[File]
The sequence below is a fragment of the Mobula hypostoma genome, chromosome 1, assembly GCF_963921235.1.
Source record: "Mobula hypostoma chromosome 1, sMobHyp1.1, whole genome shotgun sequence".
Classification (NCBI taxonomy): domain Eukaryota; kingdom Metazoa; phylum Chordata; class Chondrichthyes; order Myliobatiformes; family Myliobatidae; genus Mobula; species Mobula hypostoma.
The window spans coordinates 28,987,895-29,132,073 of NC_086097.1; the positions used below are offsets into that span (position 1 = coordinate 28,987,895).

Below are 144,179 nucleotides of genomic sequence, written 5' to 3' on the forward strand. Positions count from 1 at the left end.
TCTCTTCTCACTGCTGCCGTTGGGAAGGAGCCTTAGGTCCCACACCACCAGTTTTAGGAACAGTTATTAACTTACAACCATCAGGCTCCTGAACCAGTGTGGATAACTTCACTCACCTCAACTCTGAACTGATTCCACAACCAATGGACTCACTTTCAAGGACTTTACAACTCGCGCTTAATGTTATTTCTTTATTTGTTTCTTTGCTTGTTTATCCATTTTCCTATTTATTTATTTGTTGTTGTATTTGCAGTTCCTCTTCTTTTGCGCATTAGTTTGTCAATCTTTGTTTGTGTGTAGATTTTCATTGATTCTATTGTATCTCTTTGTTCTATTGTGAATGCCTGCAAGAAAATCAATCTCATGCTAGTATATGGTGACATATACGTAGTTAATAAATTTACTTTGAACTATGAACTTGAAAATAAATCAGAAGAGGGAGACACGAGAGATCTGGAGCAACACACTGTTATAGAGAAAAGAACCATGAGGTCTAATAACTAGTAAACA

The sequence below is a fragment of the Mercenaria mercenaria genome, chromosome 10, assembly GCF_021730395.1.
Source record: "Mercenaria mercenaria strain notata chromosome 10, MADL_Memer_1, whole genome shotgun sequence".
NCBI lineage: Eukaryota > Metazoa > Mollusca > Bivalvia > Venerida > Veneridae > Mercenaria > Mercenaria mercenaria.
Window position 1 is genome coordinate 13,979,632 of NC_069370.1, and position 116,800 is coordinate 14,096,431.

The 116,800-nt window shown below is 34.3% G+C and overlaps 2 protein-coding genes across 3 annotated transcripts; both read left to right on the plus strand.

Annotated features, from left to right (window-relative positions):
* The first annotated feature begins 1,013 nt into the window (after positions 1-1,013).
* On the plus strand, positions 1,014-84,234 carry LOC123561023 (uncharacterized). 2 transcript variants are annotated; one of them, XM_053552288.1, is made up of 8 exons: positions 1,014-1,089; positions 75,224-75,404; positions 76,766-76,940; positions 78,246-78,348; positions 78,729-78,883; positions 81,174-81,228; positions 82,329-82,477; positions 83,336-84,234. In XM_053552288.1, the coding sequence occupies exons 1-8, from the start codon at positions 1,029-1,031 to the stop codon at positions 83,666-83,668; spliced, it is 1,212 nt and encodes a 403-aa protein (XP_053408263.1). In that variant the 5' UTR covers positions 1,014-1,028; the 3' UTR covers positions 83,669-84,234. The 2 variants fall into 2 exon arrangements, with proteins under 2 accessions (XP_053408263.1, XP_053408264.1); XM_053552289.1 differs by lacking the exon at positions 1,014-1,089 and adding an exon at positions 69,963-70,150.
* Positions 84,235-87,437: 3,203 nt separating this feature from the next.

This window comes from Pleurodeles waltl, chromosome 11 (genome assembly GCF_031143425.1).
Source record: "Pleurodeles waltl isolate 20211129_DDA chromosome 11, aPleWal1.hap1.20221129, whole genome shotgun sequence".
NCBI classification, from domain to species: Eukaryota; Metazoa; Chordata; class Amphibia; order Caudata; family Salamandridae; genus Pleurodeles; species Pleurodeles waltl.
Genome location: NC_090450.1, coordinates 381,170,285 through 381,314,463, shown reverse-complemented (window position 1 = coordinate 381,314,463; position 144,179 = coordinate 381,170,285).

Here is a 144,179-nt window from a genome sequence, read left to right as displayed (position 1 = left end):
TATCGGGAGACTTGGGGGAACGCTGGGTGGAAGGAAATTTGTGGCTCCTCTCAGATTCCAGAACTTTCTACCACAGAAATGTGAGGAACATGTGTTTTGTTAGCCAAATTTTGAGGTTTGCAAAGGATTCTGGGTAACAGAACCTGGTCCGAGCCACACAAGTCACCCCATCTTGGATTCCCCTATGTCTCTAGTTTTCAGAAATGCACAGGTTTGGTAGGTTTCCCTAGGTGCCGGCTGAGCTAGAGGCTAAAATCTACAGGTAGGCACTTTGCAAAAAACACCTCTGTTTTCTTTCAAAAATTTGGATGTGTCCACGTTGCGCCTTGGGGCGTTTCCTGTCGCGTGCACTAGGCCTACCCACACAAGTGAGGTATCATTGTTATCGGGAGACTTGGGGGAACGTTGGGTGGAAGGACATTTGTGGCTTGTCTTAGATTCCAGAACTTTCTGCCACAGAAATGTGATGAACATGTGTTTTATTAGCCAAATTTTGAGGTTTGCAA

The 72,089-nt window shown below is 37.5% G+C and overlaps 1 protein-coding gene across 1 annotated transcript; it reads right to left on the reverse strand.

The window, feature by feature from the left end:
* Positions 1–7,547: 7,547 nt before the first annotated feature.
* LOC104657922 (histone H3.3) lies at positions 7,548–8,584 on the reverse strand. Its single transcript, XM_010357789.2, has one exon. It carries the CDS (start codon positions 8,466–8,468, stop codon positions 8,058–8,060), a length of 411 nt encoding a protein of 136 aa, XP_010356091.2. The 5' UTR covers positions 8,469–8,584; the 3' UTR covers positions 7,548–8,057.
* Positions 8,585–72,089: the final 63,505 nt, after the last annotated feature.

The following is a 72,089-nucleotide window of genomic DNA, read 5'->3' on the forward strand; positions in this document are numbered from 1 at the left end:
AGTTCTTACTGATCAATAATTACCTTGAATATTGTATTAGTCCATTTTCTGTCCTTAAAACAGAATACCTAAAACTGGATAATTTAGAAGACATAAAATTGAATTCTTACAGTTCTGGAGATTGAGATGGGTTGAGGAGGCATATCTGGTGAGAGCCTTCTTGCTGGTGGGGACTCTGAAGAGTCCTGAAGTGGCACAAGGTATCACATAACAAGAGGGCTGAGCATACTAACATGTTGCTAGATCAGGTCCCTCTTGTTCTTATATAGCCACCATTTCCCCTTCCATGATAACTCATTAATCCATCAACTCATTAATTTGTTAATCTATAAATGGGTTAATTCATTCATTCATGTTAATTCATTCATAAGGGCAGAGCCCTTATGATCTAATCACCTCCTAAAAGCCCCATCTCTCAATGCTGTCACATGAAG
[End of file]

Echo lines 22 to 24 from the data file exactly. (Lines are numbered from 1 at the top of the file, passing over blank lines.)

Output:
The 72,089-nt window shown below is 37.5% G+C and overlaps 1 protein-coding gene across 1 annotated transcript; it reads right to left on the reverse strand.

The window, feature by feature from the left end:
* Positions 1–7,547: 7,547 nt before the first annotated feature.